Mayor-elect Bill de Blasio was expected on Thursday morning to name William J. Bratton to lead the New York Police Department, according to two people with knowledge of Mr. de Blasio’s decision.

The move will return Mr. Bratton to the helm of the nation’s largest force at a time of historically low crime rates and a deepening rift between officers and the public.

The appointment has been highly anticipated and will most likely be among the most consequential for Mr. de Blasio, who turned discontent with the Police Department’s stop-and-frisk practices into a key part of his winning election run.

Mr. Bratton rose to international prominence after his first tenure as police commissioner in New York in the mid-1990s and had been considered a front-runner since Mr. de Blasio began mentioning his name on the campaign trail.

The selection of Mr. Bratton, a well-known and generally well-regarded figure in law enforcement, appeared to reflect the tricky spot Mr. de Blasio finds himself in as he moves to reshape the Police Department’s street tactics, while sustaining the decline in serious crime.

New York is much changed since Mr. Bratton first took the reins in 1994. Crime rates were much higher and the issue dominated mayoral politics. With his hard-charging, press-friendly style, Mr. Bratton managed to garner considerable acclaim for the drop in crime on his watch, even as crime was falling in many other big cities as well. Now, Mr. Bratton returns to a city where crime has continued to fall and where there is less acceptance of some of the most aggressive and confrontational policing tactics.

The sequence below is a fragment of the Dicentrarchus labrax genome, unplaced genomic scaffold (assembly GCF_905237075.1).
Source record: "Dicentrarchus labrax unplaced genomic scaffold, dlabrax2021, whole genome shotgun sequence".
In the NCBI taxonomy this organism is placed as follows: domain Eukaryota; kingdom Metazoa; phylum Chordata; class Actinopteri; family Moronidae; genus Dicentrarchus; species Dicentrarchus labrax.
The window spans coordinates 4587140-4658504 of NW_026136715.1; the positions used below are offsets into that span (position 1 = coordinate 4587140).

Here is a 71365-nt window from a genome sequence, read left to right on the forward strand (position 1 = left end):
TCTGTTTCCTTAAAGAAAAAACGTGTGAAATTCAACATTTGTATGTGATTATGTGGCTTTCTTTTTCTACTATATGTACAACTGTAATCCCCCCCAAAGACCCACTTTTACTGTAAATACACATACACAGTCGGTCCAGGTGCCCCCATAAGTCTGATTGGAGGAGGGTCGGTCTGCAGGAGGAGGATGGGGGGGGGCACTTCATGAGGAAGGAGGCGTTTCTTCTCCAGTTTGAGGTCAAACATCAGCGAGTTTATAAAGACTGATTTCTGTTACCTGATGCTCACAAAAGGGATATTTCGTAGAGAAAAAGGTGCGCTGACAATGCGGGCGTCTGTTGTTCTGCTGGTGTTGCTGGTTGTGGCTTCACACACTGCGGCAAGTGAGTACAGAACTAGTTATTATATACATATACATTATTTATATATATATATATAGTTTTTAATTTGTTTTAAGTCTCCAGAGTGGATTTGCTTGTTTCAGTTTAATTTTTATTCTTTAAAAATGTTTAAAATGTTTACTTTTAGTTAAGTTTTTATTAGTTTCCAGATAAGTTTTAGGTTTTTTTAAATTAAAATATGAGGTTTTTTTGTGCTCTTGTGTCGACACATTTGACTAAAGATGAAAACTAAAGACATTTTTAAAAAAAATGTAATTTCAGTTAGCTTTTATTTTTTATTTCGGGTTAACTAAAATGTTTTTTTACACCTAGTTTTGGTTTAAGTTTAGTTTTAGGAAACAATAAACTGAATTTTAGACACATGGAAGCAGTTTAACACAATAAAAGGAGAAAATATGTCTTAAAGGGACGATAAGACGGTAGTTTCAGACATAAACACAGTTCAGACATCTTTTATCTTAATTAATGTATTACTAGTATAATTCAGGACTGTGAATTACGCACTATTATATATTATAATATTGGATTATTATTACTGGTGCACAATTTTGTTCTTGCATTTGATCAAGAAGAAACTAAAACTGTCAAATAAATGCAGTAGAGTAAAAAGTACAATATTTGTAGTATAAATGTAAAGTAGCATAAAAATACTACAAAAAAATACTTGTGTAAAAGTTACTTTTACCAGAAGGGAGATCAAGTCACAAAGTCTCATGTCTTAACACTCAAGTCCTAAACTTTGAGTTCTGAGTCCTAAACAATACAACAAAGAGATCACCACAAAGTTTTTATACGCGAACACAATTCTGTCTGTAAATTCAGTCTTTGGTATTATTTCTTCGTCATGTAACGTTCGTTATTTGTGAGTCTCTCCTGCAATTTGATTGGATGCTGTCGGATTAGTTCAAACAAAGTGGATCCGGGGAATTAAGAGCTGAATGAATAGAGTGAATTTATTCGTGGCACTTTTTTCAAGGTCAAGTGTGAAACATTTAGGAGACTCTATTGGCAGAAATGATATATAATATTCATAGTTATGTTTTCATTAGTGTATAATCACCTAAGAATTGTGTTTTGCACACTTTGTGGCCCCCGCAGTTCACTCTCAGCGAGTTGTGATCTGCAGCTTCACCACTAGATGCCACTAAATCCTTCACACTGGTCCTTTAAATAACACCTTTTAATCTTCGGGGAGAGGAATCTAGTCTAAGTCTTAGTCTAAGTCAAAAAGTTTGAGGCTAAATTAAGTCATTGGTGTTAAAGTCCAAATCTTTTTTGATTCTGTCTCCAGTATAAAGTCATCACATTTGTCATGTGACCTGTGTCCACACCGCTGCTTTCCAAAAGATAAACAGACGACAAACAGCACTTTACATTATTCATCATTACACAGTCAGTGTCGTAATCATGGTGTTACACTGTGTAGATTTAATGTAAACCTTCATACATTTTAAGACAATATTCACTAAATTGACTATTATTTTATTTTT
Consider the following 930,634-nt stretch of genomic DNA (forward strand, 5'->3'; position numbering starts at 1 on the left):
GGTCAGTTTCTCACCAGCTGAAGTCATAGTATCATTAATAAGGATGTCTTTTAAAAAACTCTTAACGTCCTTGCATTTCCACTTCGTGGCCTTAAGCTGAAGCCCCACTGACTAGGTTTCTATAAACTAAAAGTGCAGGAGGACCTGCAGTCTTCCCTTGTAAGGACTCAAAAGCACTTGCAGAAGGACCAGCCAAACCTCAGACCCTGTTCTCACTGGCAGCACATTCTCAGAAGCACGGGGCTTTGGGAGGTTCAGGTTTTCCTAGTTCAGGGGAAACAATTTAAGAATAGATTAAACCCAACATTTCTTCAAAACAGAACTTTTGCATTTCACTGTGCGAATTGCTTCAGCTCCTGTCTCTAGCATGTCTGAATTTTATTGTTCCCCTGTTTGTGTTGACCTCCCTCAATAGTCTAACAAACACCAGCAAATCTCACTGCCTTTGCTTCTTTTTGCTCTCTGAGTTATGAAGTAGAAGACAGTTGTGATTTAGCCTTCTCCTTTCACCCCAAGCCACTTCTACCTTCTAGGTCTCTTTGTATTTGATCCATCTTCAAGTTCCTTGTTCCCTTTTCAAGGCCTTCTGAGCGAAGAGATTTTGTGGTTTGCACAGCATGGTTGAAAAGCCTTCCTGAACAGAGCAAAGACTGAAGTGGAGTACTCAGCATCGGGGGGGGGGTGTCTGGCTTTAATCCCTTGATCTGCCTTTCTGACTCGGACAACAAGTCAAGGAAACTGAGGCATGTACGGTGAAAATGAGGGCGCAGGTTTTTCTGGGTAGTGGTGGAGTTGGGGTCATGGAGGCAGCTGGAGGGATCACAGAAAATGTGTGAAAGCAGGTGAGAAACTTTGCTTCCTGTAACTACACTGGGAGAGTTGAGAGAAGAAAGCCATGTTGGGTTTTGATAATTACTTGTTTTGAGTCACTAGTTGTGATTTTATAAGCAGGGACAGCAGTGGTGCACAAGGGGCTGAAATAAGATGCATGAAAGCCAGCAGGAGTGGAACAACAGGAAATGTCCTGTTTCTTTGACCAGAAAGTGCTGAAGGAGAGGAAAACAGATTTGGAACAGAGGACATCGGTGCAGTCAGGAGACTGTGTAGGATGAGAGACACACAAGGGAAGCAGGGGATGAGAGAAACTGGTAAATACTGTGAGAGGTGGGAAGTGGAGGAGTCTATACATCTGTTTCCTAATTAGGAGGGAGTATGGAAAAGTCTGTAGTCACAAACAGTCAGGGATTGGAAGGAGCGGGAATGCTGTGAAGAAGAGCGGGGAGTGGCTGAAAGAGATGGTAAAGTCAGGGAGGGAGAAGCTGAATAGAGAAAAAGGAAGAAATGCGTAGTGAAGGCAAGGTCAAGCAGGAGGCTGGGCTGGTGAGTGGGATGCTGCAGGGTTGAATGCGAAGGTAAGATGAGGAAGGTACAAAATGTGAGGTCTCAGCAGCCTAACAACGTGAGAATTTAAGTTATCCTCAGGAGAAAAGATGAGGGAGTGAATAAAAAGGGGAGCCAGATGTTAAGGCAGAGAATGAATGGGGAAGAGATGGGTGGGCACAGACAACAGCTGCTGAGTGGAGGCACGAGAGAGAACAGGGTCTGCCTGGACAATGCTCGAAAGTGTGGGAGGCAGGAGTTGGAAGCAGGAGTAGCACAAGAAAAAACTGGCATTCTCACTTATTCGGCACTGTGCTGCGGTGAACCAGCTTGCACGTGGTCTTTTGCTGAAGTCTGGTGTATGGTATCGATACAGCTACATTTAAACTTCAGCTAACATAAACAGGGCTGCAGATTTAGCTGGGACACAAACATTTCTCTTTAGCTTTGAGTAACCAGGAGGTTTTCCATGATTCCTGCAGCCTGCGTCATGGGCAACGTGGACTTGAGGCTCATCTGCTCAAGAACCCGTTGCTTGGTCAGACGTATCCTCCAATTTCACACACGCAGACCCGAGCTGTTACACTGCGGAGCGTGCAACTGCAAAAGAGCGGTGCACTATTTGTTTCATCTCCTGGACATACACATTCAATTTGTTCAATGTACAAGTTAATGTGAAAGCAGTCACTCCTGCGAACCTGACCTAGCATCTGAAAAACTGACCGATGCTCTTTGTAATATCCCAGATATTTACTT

He and Mr. de Blasio will most likely be judged on whether the city can continue to be kept safe from crime and terrorism while quieting criticism over the excesses of policing, especially in minority communities.

Mr. de Blasio was expected to make his announcement at the Red Hook Community Justice Center, a local court program that deals with quality-of-life offenses through both criminal sanctions and alternative programs. The center is in a refurbished Catholic school in Red Hook, a Brooklyn neighborhood that struggled for decades with high crime rates but has seen its fortunes improve in recent years as artists and businesses have moved to the waterfront community.